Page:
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  • Integrating Christ and the Saints into Buddhist Ritual:The Christian Homa of Yogi Chen
  • Richard K. Payne

Concern with dual belonging reflects the increasing religious pluralism of European and American societies. This pluralism has included both an increasing variety of religious traditions from outside the monotheistic mainstream of Abrahamic religions as well as new movements and sects within that mainstream. Awareness that religious pluralism is a reality and that many people have come to see this pluralism as offering viable religious alternatives has fostered much reflection, both scholarly and popular. This increasing variety of religions present in Europe and America results from broader social trends. Discussion of these broader social trends, however, lies outside the scope of this essay, which is an examination of the utility of the concept of dual belonging for the sociology of religion.1

Dual belonging (also known as double belonging, multiple religious belonging, and so on) becomes a specifically religious issue against the background of theological responses to the reality of religious pluralism. These theological responses include, first, the comparative theology of the nineteenth and early twentieth centuries, then theology of religions as developed in the middle to late twentieth century, and then the “new” comparative theology2 that has developed from the end of the twentieth into the present century.3 Another dimension that has influenced the discussion of dual belonging has been the efforts of Buddhist-Christian dialogue.4 The concern on the part of religious authorities, theologians, and, one should add, parents has been not just that “they” are now “here,” but that awareness of other religions also creates the opportunity for them to be actively embraced as viable alternatives to more familiar, mainstream religious traditions.5 While conversion has been one of the motivating concerns, another can perhaps be described as the fear of impurity. As Meredith B. McGuire has noted, in contrast to “the Western image of a religion as a unitary, organizationally defined, and relatively stable set of collective beliefs and practices” stands the reality that “extensive religious blending and within-group religious heterogeneity are the norm, rather than the exception.”6 This reality conflicts [End Page 37] with legitimating rhetorics of purity and authenticity, and constitutes a challenge to the authority of those who claim the right to define and defend what they hold as the pure and authentic.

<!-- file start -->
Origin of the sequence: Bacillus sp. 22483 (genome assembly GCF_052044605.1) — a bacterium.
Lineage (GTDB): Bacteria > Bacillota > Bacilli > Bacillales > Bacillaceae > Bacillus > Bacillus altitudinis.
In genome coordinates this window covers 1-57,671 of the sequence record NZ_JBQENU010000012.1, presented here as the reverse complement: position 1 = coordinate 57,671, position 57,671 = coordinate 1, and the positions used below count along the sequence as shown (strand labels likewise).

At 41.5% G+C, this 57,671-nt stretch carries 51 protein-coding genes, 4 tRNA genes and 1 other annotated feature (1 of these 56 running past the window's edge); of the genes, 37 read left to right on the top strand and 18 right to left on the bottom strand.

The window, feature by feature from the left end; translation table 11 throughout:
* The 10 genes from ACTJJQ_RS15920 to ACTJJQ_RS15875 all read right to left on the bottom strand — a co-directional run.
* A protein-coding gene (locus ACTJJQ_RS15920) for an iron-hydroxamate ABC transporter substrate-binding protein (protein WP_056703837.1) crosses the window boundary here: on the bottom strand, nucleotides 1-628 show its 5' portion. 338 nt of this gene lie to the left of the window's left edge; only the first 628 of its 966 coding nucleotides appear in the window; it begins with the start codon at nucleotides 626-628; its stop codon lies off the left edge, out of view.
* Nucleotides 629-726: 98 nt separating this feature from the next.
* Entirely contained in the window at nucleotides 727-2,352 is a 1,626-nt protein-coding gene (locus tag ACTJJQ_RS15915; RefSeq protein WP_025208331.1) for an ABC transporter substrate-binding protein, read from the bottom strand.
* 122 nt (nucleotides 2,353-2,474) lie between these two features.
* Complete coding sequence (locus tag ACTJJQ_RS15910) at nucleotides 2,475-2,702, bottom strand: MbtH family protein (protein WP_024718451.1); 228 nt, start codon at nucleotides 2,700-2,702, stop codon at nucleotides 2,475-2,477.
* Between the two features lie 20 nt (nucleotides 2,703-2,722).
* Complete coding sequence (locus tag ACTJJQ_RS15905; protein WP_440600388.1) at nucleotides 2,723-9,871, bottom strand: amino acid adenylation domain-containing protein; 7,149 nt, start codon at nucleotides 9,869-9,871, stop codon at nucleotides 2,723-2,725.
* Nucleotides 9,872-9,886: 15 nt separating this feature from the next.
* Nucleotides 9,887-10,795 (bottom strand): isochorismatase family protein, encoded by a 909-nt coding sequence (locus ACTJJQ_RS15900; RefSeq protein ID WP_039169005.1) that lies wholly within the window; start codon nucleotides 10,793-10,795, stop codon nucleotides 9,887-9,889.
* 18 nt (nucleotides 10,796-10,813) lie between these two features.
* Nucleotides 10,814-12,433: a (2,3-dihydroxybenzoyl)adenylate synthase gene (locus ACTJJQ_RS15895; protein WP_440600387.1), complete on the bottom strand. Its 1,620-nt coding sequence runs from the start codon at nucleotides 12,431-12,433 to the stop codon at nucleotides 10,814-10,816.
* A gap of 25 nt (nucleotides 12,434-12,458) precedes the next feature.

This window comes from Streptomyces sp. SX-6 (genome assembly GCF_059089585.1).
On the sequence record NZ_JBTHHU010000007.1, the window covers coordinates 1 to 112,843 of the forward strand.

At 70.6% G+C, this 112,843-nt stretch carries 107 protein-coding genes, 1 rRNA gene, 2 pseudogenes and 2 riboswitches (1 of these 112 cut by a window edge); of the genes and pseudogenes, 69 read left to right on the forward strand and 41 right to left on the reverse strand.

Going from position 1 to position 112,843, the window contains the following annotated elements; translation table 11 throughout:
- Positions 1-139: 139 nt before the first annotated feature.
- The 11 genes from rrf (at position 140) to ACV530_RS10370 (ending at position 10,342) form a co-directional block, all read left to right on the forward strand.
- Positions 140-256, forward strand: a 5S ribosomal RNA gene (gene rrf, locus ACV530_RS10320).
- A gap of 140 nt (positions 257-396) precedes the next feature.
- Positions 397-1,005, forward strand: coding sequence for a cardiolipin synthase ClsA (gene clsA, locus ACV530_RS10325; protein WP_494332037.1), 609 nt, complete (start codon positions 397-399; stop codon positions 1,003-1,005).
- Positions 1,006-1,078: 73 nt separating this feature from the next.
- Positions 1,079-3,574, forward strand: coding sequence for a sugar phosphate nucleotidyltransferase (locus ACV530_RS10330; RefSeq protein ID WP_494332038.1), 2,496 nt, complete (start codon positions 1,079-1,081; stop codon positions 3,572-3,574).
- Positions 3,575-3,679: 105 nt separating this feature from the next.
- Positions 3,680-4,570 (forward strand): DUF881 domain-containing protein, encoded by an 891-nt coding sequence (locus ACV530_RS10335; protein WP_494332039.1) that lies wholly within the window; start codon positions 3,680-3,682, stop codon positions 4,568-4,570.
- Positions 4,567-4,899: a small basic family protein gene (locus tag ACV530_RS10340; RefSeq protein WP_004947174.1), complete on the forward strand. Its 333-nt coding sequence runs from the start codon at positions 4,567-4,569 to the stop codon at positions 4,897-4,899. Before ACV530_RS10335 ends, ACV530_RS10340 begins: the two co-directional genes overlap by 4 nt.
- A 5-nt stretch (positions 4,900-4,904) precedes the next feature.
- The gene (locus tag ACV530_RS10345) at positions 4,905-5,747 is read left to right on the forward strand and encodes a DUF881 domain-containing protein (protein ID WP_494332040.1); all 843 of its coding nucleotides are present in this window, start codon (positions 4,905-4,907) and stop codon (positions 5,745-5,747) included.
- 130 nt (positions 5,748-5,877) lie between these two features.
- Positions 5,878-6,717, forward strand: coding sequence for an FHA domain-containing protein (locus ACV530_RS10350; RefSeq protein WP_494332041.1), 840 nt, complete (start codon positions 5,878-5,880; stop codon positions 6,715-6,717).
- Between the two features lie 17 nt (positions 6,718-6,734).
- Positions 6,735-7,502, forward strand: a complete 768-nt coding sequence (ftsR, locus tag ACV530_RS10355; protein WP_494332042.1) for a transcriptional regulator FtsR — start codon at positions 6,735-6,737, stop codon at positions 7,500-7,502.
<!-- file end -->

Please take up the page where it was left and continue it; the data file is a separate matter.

yogi chen and religiously hybrid practice

The discourse regarding dual belonging has largely focused on Christians residing in the cultural West, where they are members of the dominant society and dominant religious culture, but who also identify with Buddhism.7 This reflects the predominant role played by theological concerns in the creation and application of the category of dual belonging. Thus it seems appropriate that Wendy Cadge has asked whether the concept and its cognates can be employed as a “descriptive term for understanding issues of religious globalization and their expression at the level of individual religious commitment.” In order to answer this question, the concept of dual belonging needs to be evaluated, testing whether it is applicable to those who are not members of the demographic that has largely been the subject of study so far. Here we reverse the lens to look at someone who is both not originally a Christian, but who integrates Christian symbolism into his practice, and not part of the dominant culture, an immigrant, a minority both socially and religiously. This instance allows us to examine the category for wider application than to those to whom it has been applied to date.8 Our test case will be a Chinese Buddhist teacher known as Yogi Chen.

Yogi Chen (1906–1987) was a Chinese practitioner of esoteric Buddhism who immigrated to the United States in 1972 and practiced in the San Francisco Bay Area for the last decade and a half of his life. Like many modern Chinese teachers, he claimed to bring together all of the teachings and practices of the Theravada, Mahayana, and Vajrayana strains of Buddhism. In addition to practicing in retreat in Hunan, he also studied and practiced with the expatriate Tibetan community in India. During the final period of his life, as an immigrant in the United States, he...


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